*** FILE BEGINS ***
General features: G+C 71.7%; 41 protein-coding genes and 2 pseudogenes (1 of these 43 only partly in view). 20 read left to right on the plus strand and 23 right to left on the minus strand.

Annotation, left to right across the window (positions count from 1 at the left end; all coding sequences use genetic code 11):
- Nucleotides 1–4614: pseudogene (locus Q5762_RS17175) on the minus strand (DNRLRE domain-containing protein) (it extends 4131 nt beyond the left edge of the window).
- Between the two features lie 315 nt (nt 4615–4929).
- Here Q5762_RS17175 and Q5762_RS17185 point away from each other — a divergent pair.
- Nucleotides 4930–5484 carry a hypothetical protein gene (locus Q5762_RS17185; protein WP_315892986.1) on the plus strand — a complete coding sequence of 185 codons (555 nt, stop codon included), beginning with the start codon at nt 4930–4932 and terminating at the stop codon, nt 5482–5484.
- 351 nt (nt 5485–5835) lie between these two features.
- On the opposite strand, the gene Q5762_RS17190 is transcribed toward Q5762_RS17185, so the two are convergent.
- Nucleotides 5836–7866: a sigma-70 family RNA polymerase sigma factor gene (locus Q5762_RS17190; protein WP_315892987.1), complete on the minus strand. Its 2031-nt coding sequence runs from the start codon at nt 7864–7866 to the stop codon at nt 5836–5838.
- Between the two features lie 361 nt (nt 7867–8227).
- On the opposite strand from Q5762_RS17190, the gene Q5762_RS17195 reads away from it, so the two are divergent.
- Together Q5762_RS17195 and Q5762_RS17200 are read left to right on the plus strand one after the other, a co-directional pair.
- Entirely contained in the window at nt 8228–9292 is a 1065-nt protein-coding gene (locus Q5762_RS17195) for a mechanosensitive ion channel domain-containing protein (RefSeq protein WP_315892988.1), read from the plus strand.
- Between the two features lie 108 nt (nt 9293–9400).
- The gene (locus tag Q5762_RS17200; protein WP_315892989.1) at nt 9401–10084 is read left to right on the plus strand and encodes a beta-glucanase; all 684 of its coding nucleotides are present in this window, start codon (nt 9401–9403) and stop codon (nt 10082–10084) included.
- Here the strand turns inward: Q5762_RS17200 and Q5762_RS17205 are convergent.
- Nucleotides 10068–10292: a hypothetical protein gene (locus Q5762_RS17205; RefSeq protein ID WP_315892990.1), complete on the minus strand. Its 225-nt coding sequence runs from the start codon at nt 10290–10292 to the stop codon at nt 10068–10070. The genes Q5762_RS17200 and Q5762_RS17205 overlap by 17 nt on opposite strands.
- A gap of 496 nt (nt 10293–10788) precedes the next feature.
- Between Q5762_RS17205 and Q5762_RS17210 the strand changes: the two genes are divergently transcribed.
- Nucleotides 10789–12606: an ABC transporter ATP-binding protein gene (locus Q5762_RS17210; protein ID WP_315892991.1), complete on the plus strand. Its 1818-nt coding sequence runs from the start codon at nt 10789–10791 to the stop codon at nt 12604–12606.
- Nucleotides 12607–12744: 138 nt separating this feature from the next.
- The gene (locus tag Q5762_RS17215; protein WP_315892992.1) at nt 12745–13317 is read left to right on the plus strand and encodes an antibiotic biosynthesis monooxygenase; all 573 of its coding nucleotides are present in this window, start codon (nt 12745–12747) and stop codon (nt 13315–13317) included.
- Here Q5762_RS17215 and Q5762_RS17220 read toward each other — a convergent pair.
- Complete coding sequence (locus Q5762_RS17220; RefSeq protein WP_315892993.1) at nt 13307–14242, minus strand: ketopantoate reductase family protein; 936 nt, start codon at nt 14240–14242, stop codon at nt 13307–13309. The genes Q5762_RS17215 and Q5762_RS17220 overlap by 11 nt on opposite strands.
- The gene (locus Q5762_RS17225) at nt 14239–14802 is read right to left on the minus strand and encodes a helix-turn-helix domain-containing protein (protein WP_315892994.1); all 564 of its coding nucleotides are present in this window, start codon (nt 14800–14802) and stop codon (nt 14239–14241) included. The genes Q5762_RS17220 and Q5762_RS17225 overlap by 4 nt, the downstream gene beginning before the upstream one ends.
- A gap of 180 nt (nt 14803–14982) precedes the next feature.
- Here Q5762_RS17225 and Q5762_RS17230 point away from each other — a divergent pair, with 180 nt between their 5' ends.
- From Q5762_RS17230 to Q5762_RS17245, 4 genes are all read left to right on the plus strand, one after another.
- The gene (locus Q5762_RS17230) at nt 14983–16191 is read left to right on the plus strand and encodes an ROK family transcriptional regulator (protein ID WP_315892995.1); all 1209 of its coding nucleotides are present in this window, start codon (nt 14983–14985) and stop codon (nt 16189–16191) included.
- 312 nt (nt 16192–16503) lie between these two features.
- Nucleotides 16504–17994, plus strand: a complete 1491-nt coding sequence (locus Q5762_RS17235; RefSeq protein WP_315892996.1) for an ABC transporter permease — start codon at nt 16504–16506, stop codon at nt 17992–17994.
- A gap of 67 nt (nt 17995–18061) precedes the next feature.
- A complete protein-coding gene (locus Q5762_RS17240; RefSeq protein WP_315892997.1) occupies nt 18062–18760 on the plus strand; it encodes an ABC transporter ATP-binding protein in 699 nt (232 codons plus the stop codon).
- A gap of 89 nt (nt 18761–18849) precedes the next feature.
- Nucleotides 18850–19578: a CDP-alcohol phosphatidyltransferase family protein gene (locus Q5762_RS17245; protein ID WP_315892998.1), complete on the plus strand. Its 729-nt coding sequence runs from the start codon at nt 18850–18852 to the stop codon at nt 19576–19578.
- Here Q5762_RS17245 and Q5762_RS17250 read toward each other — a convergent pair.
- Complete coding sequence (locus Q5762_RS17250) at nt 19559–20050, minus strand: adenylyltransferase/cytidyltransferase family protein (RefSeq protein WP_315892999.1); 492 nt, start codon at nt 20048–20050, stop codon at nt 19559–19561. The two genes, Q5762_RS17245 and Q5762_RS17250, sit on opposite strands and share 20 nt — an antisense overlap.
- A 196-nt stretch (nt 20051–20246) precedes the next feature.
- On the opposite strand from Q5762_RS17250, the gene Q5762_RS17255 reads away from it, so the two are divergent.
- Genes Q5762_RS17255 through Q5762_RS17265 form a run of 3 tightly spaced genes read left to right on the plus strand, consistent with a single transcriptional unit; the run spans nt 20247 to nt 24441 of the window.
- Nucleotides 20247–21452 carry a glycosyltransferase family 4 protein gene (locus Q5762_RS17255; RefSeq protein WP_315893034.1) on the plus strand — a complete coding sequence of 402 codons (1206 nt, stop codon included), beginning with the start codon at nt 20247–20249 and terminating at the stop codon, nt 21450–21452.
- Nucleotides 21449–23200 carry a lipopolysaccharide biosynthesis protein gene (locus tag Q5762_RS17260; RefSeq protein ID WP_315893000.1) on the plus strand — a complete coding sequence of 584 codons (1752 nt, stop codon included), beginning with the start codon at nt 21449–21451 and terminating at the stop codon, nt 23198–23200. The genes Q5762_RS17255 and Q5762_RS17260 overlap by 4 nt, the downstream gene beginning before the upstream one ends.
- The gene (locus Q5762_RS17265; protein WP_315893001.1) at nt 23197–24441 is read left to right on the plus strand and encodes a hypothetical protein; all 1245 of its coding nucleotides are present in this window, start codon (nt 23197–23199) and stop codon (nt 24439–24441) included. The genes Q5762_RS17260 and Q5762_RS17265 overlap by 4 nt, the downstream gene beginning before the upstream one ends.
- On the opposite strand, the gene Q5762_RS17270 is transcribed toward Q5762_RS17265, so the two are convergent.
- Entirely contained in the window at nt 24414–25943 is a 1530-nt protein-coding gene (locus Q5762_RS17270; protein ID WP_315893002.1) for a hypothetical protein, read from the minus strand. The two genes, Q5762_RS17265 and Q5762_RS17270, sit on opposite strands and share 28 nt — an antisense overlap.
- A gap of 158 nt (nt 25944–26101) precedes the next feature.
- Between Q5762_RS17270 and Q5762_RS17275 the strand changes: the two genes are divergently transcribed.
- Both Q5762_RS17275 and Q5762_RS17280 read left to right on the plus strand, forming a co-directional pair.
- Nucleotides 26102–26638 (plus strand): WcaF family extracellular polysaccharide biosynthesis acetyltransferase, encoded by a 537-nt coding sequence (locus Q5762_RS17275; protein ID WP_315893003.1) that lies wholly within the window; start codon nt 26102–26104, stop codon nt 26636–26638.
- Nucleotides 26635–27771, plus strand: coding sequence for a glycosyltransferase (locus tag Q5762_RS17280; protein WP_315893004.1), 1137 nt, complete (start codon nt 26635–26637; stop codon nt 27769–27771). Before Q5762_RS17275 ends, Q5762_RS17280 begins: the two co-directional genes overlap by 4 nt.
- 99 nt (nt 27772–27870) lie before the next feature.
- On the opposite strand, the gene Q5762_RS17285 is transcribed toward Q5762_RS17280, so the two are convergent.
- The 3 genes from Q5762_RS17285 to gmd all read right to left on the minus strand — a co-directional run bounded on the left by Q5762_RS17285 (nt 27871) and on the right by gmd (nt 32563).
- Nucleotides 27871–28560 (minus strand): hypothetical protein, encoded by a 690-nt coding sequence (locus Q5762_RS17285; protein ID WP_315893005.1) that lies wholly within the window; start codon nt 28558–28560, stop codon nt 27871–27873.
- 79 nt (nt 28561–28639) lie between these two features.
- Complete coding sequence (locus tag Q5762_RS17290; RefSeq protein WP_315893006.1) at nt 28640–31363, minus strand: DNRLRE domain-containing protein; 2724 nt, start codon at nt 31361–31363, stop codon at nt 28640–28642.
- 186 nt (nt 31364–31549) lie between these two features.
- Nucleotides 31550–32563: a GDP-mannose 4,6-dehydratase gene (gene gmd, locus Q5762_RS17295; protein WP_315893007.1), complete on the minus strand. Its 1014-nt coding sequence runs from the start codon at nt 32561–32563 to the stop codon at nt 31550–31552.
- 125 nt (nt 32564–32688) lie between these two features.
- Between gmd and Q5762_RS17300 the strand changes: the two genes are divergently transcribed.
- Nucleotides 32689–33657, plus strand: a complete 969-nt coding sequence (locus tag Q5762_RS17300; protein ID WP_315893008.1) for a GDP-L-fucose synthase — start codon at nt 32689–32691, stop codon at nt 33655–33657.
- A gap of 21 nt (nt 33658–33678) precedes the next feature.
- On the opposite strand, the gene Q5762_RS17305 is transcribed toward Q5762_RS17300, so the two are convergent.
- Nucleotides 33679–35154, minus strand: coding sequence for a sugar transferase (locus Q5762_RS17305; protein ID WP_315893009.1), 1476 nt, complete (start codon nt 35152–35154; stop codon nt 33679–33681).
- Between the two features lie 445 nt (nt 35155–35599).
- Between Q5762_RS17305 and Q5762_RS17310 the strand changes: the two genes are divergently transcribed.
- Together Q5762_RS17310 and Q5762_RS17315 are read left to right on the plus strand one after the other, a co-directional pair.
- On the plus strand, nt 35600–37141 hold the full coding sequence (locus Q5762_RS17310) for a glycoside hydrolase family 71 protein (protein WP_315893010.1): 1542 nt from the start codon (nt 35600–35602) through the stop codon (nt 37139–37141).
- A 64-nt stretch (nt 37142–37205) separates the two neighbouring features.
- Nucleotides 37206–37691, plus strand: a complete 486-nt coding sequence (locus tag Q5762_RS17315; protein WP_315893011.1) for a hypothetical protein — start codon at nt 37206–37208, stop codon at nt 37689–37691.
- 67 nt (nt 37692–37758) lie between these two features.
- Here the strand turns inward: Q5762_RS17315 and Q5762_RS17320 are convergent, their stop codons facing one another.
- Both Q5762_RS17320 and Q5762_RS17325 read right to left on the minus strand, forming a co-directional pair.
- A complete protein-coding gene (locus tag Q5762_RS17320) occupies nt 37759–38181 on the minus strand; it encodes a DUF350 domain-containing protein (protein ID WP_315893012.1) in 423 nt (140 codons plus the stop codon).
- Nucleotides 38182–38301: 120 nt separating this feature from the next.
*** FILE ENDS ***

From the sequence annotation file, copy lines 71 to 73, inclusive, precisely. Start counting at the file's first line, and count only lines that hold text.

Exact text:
- 67 nt (nt 37692–37758) lie between these two features.
- Here the strand turns inward: Q5762_RS17315 and Q5762_RS17320 are convergent, their stop codons facing one another.
- Both Q5762_RS17320 and Q5762_RS17325 read right to left on the minus strand, forming a co-directional pair.